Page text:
BETWEEN THE WICKETS: Brathwaite or Samuels, who was the Man?

I have often wondered what is the right criterion for picking a Man of the Match in cricket. In most cases it is obvious, especially in Tests or One-day Internationals where there is a standout innings or bowling performance.
BETWEEN THE WICKETS: Brathwaite or Samuels, who was the Man?
Captain Morgan consoles Ben Stokes after Brathwaite hit him for four sixes


But on Sunday in the World T20 final, the selection left me wondering again because my pick was Carlos Brathwaite the giant, who hit four sixes in a row to single-handedly give the West Indies the cup, though the official Man was Marlon Samuels, who stayed through the chase till the end making 85.
In fact, when Chris Jordan finished the penultimate over on a high leaving the West Indies requiring 19 from six balls, my favourites had changed from the Caribbean to England and the only thing I eagerly looked at was whether Samuels was on strike. I still believe, if he was the one facing the first ball, probably the result would have been different: probably, of course. Samuels would still have managed a single off the first ball and Brathwaite would have still hit those sixes to snatch the win from England. But if there is one moment that changed England’s destiny, it was that man who like many of his teammates believed the bat should be used only to attack mercilessly.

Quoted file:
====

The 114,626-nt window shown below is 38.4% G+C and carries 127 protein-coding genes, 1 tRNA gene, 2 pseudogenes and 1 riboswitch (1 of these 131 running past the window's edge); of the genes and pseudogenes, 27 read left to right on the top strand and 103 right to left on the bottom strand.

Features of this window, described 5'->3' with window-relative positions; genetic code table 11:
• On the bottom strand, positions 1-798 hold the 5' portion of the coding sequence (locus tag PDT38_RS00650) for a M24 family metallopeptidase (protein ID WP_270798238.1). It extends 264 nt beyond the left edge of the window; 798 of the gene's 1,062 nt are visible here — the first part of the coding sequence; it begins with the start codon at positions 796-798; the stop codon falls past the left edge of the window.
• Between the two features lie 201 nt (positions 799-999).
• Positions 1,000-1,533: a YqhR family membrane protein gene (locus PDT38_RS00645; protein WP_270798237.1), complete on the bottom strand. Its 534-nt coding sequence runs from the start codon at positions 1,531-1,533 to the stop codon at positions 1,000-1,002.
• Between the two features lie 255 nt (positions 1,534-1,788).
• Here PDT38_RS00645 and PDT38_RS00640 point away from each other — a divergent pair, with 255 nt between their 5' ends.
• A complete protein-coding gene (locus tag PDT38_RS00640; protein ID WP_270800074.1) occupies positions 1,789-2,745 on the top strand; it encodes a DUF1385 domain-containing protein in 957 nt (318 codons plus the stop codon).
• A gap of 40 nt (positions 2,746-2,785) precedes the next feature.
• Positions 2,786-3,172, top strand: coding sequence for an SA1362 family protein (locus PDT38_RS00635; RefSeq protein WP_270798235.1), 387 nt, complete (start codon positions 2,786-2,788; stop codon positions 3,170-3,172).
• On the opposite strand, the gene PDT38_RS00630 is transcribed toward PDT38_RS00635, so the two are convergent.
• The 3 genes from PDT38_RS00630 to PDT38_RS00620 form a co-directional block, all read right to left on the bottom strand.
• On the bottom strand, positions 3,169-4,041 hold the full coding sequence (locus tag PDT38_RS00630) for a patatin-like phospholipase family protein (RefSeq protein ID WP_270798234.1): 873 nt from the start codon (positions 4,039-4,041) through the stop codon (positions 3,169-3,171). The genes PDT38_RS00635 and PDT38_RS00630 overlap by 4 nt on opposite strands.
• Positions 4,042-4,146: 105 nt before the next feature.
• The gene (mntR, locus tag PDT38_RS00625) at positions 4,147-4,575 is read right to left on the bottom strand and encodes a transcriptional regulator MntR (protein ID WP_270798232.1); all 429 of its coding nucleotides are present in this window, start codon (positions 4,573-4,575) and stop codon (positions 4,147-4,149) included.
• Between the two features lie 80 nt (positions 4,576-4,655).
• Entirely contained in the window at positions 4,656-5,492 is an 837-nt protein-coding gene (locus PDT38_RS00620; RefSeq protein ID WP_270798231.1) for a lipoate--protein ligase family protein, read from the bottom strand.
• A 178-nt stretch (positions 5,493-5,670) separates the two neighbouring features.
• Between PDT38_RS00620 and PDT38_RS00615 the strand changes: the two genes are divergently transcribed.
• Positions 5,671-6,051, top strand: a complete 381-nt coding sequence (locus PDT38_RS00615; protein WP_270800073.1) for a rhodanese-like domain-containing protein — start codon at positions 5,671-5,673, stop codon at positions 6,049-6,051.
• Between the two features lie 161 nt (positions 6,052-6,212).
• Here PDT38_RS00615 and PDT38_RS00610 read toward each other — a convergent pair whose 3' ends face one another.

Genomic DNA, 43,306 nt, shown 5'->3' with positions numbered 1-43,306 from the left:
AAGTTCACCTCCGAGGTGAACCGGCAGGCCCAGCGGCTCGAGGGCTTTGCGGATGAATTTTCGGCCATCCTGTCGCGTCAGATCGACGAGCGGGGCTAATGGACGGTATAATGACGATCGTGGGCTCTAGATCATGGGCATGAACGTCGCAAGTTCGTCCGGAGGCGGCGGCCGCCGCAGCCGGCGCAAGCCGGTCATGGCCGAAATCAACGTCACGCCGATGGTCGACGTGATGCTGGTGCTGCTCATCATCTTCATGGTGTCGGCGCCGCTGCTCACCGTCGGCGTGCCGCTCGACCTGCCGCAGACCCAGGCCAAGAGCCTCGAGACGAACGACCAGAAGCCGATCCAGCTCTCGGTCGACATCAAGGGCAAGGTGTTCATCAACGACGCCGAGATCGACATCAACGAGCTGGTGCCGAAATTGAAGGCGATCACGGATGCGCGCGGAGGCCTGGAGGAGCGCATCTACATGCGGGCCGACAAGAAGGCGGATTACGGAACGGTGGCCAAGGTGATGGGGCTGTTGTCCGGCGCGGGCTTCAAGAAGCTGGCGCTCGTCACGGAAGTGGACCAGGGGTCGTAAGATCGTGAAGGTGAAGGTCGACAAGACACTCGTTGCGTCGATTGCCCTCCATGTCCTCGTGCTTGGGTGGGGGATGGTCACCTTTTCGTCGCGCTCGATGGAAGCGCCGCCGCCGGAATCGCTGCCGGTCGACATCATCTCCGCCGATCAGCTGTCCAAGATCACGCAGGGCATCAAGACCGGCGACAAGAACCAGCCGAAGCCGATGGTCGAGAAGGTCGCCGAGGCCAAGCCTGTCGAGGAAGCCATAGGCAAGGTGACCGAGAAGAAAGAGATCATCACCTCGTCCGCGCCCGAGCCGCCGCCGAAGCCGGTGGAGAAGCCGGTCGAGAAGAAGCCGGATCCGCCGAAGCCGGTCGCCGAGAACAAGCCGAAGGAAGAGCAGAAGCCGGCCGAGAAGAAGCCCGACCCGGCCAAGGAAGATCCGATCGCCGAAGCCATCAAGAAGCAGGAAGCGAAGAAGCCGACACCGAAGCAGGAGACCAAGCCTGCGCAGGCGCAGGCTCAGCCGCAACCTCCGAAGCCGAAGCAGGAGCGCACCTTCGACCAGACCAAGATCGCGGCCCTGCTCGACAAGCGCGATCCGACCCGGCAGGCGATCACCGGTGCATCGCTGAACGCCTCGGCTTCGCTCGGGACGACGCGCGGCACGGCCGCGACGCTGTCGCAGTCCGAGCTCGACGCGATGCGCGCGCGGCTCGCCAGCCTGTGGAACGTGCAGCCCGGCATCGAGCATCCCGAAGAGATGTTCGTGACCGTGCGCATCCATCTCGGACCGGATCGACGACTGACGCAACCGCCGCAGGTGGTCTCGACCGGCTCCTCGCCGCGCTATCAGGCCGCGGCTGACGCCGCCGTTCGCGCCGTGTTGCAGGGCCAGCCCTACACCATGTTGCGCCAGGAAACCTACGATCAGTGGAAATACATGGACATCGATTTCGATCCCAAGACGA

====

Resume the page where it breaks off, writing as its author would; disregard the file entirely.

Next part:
After two sixes, Ben Stokes the hapless bowler kneeled on the ground, his head in his hands and it went on for two more balls. It was probably the same feeling that another English bowler Stuart Broad had when Yuvraj hit those six sixes in the inaugural World T20 competition in South Africa. Yuvraj’s record-breaking effort did not altogether change the course of the match like it did when Brathwaite hit those shots and yet there was only one candidate for the man of the match award then. 
With Russell and the other power-hitters back in the hut and only the soft Samuel left, only a Brathwaite could have achieved the same result for the West Indies. But then, the cricket world does not give the Man of the Match award to a fielder who might have changed the outcome of the match with a breath-taking catch or run-out; it acknowledges the overall contribution and in Kolkata, Samuels was the easier choice. 
That is T20 cricket for you. England was easily the better team except for that over but one man proved four balls are enough to win a match.

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